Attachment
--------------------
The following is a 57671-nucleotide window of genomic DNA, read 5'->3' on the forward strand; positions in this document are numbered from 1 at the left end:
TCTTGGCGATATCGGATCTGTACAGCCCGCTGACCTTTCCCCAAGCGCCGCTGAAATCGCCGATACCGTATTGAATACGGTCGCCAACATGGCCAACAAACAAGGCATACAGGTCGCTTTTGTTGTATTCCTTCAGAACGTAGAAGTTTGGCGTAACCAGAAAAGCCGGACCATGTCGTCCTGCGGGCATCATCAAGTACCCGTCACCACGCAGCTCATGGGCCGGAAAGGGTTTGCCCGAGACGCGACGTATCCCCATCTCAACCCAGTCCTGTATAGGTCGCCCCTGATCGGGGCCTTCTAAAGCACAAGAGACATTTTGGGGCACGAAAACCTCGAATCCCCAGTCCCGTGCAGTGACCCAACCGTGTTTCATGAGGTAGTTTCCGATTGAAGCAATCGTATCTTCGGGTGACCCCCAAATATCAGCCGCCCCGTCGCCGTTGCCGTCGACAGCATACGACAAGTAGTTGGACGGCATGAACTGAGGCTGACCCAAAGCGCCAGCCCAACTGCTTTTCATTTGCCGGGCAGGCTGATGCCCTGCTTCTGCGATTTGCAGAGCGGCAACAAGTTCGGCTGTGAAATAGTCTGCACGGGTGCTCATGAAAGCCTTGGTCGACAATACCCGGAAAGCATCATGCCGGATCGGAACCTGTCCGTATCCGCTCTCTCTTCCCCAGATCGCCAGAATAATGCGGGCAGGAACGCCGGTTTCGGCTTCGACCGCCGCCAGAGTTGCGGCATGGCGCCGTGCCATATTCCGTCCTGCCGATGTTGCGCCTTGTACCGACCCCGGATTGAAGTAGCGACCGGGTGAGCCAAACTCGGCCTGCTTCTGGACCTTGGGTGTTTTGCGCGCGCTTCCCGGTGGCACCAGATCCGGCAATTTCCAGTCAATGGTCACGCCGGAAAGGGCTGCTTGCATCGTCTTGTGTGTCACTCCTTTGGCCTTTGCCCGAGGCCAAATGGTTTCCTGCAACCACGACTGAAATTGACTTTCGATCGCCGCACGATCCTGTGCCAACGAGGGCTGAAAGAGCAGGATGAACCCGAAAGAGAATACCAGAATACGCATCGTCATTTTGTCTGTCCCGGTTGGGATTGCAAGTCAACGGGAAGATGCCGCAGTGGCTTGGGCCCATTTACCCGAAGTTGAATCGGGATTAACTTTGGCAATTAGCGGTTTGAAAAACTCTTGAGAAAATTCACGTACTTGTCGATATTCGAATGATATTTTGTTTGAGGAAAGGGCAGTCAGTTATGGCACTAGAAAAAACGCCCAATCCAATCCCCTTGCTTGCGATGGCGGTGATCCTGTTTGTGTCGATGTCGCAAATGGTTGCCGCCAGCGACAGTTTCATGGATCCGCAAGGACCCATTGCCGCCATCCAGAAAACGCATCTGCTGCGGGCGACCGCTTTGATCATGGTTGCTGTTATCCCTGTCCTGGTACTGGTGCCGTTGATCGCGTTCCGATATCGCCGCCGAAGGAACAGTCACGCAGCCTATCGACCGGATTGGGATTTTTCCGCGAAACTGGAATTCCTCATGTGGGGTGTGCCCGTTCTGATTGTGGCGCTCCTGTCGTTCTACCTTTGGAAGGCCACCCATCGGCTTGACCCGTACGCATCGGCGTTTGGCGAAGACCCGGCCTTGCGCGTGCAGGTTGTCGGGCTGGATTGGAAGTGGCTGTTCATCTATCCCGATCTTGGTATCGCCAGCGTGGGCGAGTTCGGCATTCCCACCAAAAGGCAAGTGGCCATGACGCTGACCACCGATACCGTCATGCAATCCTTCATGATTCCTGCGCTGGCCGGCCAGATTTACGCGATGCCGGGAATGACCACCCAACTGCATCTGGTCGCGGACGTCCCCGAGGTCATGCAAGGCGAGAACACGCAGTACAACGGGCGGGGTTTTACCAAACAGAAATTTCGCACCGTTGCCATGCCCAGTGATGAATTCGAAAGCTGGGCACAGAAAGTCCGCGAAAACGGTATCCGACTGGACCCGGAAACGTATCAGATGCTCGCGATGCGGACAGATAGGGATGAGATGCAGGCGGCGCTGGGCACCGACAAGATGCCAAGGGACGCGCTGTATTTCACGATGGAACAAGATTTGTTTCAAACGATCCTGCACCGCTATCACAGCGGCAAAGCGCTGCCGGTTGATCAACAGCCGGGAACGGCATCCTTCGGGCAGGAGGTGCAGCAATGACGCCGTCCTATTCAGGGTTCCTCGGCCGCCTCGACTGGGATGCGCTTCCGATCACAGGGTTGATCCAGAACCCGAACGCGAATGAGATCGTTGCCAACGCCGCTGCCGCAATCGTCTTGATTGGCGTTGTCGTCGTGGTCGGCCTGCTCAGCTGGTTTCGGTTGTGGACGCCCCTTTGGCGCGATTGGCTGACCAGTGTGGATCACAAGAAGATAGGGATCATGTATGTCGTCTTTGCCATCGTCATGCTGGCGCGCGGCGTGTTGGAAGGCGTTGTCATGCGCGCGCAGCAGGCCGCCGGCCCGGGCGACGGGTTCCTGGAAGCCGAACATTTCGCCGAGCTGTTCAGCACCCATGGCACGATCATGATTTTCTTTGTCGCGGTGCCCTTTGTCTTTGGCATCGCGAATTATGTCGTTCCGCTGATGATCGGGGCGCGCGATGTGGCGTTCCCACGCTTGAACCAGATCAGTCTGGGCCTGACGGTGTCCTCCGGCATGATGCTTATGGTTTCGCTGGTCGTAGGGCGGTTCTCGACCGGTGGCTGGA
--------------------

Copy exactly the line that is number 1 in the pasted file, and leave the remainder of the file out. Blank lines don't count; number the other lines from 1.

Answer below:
The following is a 57671-nucleotide window of genomic DNA, read 5'->3' on the forward strand; positions in this document are numbered from 1 at the left end: